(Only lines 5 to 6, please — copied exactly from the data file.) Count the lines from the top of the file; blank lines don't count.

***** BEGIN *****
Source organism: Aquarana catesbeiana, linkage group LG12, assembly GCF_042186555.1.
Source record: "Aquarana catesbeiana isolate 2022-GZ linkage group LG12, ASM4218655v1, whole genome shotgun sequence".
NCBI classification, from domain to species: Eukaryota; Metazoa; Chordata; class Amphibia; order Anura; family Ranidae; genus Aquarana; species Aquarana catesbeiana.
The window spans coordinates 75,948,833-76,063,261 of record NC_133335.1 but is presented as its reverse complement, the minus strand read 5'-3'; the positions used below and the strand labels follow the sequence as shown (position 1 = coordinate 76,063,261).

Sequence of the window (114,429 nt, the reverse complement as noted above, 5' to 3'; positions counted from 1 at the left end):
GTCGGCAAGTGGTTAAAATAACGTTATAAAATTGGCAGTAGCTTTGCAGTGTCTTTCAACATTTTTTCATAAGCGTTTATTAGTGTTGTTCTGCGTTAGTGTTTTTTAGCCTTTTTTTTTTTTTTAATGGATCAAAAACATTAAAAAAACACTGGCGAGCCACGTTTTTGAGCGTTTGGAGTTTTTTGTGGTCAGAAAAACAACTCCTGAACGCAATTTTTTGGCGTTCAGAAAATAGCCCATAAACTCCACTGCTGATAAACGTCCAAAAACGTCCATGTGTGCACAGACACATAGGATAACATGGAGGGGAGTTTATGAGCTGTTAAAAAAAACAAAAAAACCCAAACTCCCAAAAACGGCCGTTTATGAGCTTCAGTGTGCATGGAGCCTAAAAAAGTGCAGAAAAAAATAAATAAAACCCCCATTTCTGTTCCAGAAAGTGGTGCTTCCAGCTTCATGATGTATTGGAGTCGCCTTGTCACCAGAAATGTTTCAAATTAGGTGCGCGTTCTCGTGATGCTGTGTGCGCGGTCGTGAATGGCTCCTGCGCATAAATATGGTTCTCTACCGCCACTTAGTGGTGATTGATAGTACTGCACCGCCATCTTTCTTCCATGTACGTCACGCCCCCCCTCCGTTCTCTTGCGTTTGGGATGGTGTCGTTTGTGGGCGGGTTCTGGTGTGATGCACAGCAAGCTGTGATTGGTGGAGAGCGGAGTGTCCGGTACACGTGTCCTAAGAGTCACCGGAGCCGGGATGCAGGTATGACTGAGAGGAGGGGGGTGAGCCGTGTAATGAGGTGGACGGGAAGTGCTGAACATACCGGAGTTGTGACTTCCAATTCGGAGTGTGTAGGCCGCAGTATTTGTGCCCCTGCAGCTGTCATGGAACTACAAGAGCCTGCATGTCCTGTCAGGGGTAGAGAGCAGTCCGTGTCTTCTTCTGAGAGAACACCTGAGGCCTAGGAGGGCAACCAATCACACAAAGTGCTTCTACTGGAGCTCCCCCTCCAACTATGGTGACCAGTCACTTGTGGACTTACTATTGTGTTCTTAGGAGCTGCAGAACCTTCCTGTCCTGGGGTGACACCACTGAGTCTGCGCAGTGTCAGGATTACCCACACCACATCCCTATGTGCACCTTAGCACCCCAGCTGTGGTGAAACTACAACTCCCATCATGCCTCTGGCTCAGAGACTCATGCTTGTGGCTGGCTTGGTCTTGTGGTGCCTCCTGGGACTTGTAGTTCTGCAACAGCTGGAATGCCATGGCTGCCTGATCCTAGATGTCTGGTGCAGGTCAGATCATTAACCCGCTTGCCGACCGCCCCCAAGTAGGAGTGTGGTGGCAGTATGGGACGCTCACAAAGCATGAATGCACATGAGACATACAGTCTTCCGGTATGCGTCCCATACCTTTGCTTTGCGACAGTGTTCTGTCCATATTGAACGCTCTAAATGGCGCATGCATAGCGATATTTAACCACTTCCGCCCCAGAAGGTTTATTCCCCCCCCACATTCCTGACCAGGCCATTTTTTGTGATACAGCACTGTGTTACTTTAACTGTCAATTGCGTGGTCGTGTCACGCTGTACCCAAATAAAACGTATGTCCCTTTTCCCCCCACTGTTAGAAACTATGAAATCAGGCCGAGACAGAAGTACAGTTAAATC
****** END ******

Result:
Sequence of the window (114,429 nt, the reverse complement as noted above, 5' to 3'; positions counted from 1 at the left end):
GTCGGCAAGTGGTTAAAATAACGTTATAAAATTGGCAGTAGCTTTGCAGTGTCTTTCAACATTTTTTCATAAGCGTTTATTAGTGTTGTTCTGCGTTAGTGTTTTTTAGCCTTTTTTTTTTTTTTAATGGATCAAAAACATTAAAAAAACACTGGCGAGCCACGTTTTTGAGCGTTTGGAGTTTTTTGTGGTCAGAAAAACAACTCCTGAACGCAATTTTTTGGCGTTCAGAAAATAGCCCATAAACTCCACTGCTGATAAACGTCCAAAAACGTCCATGTGTGCACAGACACATAGGATAACATGGAGGGGAGTTTATGAGCTGTTAAAAAAAACAAAAAAACCCAAACTCCCAAAAACGGCCGTTTATGAGCTTCAGTGTGCATGGAGCCTAAAAAAGTGCAGAAAAAAATAAATAAAACCCCCATTTCTGTTCCAGAAAGTGGTGCTTCCAGCTTCATGATGTATTGGAGTCGCCTTGTCACCAGAAATGTTTCAAATTAGGTGCGCGTTCTCGTGATGCTGTGTGCGCGGTCGTGAATGGCTCCTGCGCATAAATATGGTTCTCTACCGCCACTTAGTGGTGATTGATAGTACTGCACCGCCATCTTTCTTCCATGTACGTCACGCCCCCCCTCCGTTCTCTTGCGTTTGGGATGGTGTCGTTTGTGGGCGGGTTCTGGTGTGATGCACAGCAAGCTGTGATTGGTGGAGAGCGGAGTGTCCGGTACACGTGTCCTAAGAGTCACCGGAGCCGGGATGCAGGTATGACTGAGAGGAGGGGGGTGAGCCGTGTAATGAGGTGGACGGGAAGTGCTGAACATACCGGAGTTGTGACTTCCAATTCGGAGTGTGTAGGCCGCAGTATTTGTGCCCCTGCAGCTGTCATGGAACTACAAGAGCCTGCATGTCCTGTCAGGGGTAGAGAGCAGTCCGTGTCTTCTTCTGAGAGAACACCTGAGGCCTAGGAGGGCAACCAATCACACAAAGTGCTTCTACTGGAGCTCCCCCTCCAACTATGGTGACCAGTCACTTGTGGACTTACTATTGTGTTCTTAGGAGCTGCAGAACCTTCCTGTCCTGGGGTGACACCACTGAGTCTGCGCAGTGTCAGGATTACCCACACCACATCCCTATGTGCACCTTAGCACCCCAGCTGTGGTGAAACTACAACTCCCATCATGCCTCTGGCTCAGAGACTCATGCTTGTGGCTGGCTTGGTCTTGTGGTGCCTCCTGGGACTTGTAGTTCTGCAACAGCTGGAATGCCATGGCTGCCTGATCCTAGATGTCTGGTGCAGGTCAGATCATTAACCCGCTTGCCGACCGCCCCCAAGTAGGAGTGTGGTGGCAGTATGGGACGCTCACAAAGCATGAATGCACATGAGACATACAGTCTTCCGGTATGCGTCCCATACCTTTGCTTTGCGACAGTGTTCTGTCCATATTGAACGCTCTAAATGGCGCATGCATAGCGATATTTAACCACTTCCGCCCCAGAAGGTTTATTCCCCCCCCACATTCCTGACCAGGCCATTTTTTGTGATACAGCACTGTGTTACTTTAACTGTCAATTGCGTGGTCGTGTCACGCTGTACCCAAATAAAACGTATGTCCCTTTTCCCCCCACTGTTAGAAACTATGAAATCAGGCCGAGACAGAAGTACAGTTAAATC